To some, the law is one of the most significant reforms of the century in health care, as important as the creation of Medicare and Medicaid in 1965, two programs to be expanded significantly under the new law. The law will bring health coverage to about 50 million Americans.
But opponents see the law as an ominous step toward Socialism and higher deficits.
The biggest focus in the debate is the law's requirement that most people purchase health insurance by 2014 if they are not covered by an employer, or pay penalties. The penalties start at $95 for each adult or 1% of household income beginning in 2014 and grow to $695 or 2.5% of taxable income by 2016. After that, the fines will increase for inflation adjustments. The U.S. Department of Treasury says it will enforce the penalties, much like it goes after unpaid taxes.
"At a time when America has had its longest recession since the Great Depression, what's the answer coming out of Washington?" said Michigan Attorney General Bill Schuette, one of 26 attorneys general suing to overturn the entire law. "Another big-government program."
Schuette said "it would be dangerous to have the law in effect because you would penalize people by fining them if they do not purchase a product. This is an excessive reach by the federal government."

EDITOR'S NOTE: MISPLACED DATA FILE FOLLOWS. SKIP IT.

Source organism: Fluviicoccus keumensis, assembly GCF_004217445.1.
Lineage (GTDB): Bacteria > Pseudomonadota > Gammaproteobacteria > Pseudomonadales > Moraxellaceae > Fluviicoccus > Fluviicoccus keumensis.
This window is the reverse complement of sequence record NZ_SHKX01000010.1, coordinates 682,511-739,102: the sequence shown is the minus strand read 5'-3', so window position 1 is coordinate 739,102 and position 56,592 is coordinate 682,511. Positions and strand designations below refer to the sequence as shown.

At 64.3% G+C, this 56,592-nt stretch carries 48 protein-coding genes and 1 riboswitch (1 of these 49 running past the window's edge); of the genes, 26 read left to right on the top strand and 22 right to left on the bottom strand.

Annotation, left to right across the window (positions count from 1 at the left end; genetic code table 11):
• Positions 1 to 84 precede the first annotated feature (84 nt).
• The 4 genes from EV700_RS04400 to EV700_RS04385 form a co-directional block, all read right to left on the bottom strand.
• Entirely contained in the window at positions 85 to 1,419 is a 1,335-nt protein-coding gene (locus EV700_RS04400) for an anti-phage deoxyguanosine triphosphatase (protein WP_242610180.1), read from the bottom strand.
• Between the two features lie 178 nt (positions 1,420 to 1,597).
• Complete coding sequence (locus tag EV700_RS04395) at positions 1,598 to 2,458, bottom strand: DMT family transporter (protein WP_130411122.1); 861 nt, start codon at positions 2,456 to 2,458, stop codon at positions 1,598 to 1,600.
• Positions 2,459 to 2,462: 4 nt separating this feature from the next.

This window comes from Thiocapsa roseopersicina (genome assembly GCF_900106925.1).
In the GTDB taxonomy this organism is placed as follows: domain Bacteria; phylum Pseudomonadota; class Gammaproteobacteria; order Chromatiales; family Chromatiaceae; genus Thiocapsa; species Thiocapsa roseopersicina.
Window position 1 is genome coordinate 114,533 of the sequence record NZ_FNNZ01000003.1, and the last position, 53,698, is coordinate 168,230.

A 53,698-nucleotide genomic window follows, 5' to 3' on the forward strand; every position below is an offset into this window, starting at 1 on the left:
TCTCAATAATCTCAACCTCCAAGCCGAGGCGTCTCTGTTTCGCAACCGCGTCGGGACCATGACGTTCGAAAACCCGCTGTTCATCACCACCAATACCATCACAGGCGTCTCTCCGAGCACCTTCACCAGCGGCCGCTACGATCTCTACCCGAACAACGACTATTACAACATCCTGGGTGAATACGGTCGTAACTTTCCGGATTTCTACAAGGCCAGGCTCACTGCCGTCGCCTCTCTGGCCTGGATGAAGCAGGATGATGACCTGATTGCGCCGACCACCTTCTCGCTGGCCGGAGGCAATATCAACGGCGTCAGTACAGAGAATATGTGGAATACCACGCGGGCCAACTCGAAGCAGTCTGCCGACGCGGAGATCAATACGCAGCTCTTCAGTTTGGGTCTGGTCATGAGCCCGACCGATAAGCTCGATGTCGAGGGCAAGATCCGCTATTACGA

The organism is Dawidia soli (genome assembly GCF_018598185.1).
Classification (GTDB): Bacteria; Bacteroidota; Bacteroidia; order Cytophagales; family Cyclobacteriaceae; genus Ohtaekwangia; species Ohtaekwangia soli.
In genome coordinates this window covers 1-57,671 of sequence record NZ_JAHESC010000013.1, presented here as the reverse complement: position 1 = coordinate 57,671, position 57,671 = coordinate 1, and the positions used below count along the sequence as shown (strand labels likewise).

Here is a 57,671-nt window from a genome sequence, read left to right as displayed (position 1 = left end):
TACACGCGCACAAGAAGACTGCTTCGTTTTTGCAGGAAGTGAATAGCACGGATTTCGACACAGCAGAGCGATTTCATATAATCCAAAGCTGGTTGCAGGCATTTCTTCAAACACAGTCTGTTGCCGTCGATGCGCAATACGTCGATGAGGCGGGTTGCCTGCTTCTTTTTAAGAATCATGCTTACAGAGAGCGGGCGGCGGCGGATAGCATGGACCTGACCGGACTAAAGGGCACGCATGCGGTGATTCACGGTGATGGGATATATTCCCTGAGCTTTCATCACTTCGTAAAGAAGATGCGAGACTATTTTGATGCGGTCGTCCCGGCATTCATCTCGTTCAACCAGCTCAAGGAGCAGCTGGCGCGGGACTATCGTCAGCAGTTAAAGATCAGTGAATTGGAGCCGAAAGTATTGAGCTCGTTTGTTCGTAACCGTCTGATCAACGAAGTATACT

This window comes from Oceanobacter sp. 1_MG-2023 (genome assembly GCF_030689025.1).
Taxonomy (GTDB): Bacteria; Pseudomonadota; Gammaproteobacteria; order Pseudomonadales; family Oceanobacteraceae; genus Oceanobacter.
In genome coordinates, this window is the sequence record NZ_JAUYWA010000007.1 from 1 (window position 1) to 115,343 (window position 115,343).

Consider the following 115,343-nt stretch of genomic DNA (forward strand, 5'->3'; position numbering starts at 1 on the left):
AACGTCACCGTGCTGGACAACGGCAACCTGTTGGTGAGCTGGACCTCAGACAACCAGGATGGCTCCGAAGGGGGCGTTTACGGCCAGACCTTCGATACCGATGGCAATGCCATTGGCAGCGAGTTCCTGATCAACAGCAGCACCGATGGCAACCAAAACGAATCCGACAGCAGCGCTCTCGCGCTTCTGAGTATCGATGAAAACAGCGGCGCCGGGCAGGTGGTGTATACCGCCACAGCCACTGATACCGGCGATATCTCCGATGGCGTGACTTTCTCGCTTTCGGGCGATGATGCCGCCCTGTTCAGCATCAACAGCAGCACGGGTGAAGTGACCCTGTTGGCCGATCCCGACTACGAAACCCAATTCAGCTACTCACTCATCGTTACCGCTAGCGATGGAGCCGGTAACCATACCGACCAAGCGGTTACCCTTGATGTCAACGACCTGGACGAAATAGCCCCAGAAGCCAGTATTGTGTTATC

Schuette said the court has not allowed this much time to hear a case since the landmark 1966 Miranda v. Arizona decision, in which the justices held that police must advise people of their right to an attorney before they can be questioned.
Still, even if the mandate to buy insurance is unprecedented, it doesn't mean it is unconstitutional, said Nicholas Bagley, University of Michigan assistant law professor.
"The fact that Congress has never (required citizens to buy a product such as insurance) before is a factor, but it's not a determining factor," he said.
Bagley said he believes the mandate is constitutional because it is essential to the success of the new insurance exchanges states must set up to help people buy more-affordable policies. Having everyone buy insurance helps spread the cost of care over a broader pool of people, especially since insurers will have to cover people with pre-existing conditions and be under scrutiny to limit rate increases to no more than 10%.